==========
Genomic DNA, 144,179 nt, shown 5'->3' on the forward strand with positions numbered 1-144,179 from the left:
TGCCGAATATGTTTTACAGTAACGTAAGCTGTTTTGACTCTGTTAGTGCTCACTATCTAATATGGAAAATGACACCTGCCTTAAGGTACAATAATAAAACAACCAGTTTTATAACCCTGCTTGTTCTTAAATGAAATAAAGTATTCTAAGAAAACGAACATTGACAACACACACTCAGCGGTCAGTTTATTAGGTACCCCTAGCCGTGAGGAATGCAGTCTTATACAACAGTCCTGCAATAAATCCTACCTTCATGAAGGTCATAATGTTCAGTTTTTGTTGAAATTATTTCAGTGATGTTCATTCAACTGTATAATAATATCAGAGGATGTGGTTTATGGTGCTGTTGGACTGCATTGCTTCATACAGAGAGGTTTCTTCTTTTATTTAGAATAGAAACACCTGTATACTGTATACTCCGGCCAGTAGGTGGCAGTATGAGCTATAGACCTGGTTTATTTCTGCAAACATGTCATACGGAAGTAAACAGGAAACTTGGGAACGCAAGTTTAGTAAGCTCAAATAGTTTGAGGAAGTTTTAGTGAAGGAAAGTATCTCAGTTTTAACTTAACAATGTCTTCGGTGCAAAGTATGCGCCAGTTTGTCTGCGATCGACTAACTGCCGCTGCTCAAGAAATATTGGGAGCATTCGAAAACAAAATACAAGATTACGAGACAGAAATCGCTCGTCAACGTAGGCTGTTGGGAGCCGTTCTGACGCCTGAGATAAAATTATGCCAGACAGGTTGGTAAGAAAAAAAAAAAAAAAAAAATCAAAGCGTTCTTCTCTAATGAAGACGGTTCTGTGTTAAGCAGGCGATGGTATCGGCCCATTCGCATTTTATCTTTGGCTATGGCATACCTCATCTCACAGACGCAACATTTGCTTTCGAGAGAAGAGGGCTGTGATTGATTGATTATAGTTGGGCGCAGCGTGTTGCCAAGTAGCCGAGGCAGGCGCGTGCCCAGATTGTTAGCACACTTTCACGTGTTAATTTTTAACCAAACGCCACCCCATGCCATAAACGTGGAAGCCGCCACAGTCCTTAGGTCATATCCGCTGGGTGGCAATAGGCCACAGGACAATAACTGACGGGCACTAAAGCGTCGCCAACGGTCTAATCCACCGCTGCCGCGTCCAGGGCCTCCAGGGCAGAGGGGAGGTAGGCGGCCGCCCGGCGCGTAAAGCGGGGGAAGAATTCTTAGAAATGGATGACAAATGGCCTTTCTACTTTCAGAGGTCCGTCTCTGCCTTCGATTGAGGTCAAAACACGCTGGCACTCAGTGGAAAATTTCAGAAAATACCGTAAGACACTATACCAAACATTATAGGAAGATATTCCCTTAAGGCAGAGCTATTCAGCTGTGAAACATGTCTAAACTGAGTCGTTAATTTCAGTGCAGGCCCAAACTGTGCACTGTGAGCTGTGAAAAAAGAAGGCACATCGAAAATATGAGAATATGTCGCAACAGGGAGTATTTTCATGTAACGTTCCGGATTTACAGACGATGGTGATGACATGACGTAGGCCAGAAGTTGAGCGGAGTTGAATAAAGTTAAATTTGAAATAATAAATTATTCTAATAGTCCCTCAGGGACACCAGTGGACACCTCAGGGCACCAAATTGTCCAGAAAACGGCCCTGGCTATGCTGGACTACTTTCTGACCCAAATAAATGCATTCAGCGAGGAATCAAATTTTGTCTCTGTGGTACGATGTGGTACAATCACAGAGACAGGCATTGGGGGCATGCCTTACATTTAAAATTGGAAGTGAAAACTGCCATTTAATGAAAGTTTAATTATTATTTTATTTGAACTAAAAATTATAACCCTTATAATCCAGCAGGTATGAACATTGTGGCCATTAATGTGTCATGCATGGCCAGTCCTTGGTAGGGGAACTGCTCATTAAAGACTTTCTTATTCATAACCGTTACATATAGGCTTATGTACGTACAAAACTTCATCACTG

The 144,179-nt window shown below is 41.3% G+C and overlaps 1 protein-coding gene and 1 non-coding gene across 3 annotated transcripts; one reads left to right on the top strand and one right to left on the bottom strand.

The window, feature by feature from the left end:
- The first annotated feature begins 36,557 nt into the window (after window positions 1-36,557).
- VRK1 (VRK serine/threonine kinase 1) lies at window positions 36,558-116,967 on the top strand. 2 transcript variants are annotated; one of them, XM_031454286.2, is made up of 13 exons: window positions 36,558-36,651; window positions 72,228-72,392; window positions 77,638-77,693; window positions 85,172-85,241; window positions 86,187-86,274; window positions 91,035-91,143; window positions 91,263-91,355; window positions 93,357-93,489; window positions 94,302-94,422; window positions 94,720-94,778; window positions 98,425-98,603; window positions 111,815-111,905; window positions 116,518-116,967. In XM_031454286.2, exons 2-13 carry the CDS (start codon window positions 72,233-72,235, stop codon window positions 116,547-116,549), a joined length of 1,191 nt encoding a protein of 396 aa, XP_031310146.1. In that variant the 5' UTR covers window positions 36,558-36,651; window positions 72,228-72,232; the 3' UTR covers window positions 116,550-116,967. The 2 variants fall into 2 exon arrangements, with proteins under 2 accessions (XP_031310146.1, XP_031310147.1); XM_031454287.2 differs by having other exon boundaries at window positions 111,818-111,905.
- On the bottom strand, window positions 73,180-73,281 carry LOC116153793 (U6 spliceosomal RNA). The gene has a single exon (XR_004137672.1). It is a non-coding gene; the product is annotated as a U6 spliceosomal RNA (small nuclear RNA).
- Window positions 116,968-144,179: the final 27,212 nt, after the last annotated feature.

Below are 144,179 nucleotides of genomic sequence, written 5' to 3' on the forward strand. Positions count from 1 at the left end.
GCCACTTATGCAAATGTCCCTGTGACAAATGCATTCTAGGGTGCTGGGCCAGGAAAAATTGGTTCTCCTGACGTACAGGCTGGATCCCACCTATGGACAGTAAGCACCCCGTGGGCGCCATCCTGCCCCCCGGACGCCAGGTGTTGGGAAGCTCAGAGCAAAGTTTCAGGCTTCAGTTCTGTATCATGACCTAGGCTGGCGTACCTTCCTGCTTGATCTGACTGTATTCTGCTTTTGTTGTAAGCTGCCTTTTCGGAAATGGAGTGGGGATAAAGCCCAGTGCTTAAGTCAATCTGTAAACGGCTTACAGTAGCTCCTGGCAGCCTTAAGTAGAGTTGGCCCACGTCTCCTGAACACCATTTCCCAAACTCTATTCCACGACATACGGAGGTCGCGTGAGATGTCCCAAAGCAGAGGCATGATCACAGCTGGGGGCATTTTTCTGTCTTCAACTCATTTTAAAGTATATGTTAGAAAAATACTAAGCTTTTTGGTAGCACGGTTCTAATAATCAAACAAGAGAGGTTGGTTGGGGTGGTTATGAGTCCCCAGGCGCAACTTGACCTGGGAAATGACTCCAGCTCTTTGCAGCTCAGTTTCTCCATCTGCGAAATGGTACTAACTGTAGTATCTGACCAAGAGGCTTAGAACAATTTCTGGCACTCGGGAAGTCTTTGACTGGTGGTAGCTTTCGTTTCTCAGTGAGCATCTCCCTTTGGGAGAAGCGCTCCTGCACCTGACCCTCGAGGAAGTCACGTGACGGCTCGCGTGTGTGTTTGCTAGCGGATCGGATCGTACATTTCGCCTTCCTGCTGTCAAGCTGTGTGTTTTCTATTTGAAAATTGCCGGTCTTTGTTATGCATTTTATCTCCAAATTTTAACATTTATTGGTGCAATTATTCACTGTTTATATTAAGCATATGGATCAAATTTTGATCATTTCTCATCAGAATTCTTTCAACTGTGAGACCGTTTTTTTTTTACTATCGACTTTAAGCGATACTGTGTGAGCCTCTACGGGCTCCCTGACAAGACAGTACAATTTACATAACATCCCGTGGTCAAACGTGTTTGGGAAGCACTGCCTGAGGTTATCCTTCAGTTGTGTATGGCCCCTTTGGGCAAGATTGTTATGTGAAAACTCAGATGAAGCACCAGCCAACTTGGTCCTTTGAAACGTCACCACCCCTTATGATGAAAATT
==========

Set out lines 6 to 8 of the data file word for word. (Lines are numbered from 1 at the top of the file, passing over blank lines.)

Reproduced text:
- VRK1 (VRK serine/threonine kinase 1) lies at window positions 36,558-116,967 on the top strand. 2 transcript variants are annotated; one of them, XM_031454286.2, is made up of 13 exons: window positions 36,558-36,651; window positions 72,228-72,392; window positions 77,638-77,693; window positions 85,172-85,241; window positions 86,187-86,274; window positions 91,035-91,143; window positions 91,263-91,355; window positions 93,357-93,489; window positions 94,302-94,422; window positions 94,720-94,778; window positions 98,425-98,603; window positions 111,815-111,905; window positions 116,518-116,967. In XM_031454286.2, exons 2-13 carry the CDS (start codon window positions 72,233-72,235, stop codon window positions 116,547-116,549), a joined length of 1,191 nt encoding a protein of 396 aa, XP_031310146.1. In that variant the 5' UTR covers window positions 36,558-36,651; window positions 72,228-72,232; the 3' UTR covers window positions 116,550-116,967. The 2 variants fall into 2 exon arrangements, with proteins under 2 accessions (XP_031310146.1, XP_031310147.1); XM_031454287.2 differs by having other exon boundaries at window positions 111,818-111,905.
- On the bottom strand, window positions 73,180-73,281 carry LOC116153793 (U6 spliceosomal RNA). The gene has a single exon (XR_004137672.1). It is a non-coding gene; the product is annotated as a U6 spliceosomal RNA (small nuclear RNA).
- Window positions 116,968-144,179: the final 27,212 nt, after the last annotated feature.